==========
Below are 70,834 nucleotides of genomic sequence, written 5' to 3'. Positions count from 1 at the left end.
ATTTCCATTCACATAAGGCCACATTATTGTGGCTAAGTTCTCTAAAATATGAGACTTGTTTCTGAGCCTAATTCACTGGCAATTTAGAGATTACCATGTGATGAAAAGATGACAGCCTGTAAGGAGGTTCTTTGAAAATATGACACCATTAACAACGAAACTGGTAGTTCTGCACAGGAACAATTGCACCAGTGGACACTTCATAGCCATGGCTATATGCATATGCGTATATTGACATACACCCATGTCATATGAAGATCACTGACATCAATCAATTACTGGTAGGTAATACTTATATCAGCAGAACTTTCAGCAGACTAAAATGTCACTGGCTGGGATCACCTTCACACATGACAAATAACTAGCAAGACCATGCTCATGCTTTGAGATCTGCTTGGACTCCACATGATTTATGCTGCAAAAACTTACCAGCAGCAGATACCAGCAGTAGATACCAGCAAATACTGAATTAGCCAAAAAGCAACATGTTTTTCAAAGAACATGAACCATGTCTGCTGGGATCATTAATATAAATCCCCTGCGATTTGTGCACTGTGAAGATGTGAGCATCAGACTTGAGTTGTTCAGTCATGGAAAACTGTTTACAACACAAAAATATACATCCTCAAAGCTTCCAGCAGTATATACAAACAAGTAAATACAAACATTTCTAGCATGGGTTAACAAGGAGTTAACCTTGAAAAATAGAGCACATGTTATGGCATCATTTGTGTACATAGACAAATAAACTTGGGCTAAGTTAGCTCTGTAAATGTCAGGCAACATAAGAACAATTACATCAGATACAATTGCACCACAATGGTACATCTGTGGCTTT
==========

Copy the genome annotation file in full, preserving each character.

Below are 70,834 nucleotides of genomic sequence, written 5' to 3'. Positions count from 1 at the left end.
ATTTCCATTCACATAAGGCCACATTATTGTGGCTAAGTTCTCTAAAATATGAGACTTGTTTCTGAGCCTAATTCACTGGCAATTTAGAGATTACCATGTGATGAAAAGATGACAGCCTGTAAGGAGGTTCTTTGAAAATATGACACCATTAACAACGAAACTGGTAGTTCTGCACAGGAACAATTGCACCAGTGGACACTTCATAGCCATGGCTATATGCATATGCGTATATTGACATACACCCATGTCATATGAAGATCACTGACATCAATCAATTACTGGTAGGTAATACTTATATCAGCAGAACTTTCAGCAGACTAAAATGTCACTGGCTGGGATCACCTTCACACATGACAAATAACTAGCAAGACCATGCTCATGCTTTGAGATCTGCTTGGACTCCACATGATTTATGCTGCAAAAACTTACCAGCAGCAGATACCAGCAGTAGATACCAGCAAATACTGAATTAGCCAAAAAGCAACATGTTTTTCAAAGAACATGAACCATGTCTGCTGGGATCATTAATATAAATCCCCTGCGATTTGTGCACTGTGAAGATGTGAGCATCAGACTTGAGTTGTTCAGTCATGGAAAACTGTTTACAACACAAAAATATACATCCTCAAAGCTTCCAGCAGTATATACAAACAAGTAAATACAAACATTTCTAGCATGGGTTAACAAGGAGTTAACCTTGAAAAATAGAGCACATGTTATGGCATCATTTGTGTACATAGACAAATAAACTTGGGCTAAGTTAGCTCTGTAAATGTCAGGCAACATAAGAACAATTACATCAGATACAATTGCACCACAATGGTACATCTGTGGCTTT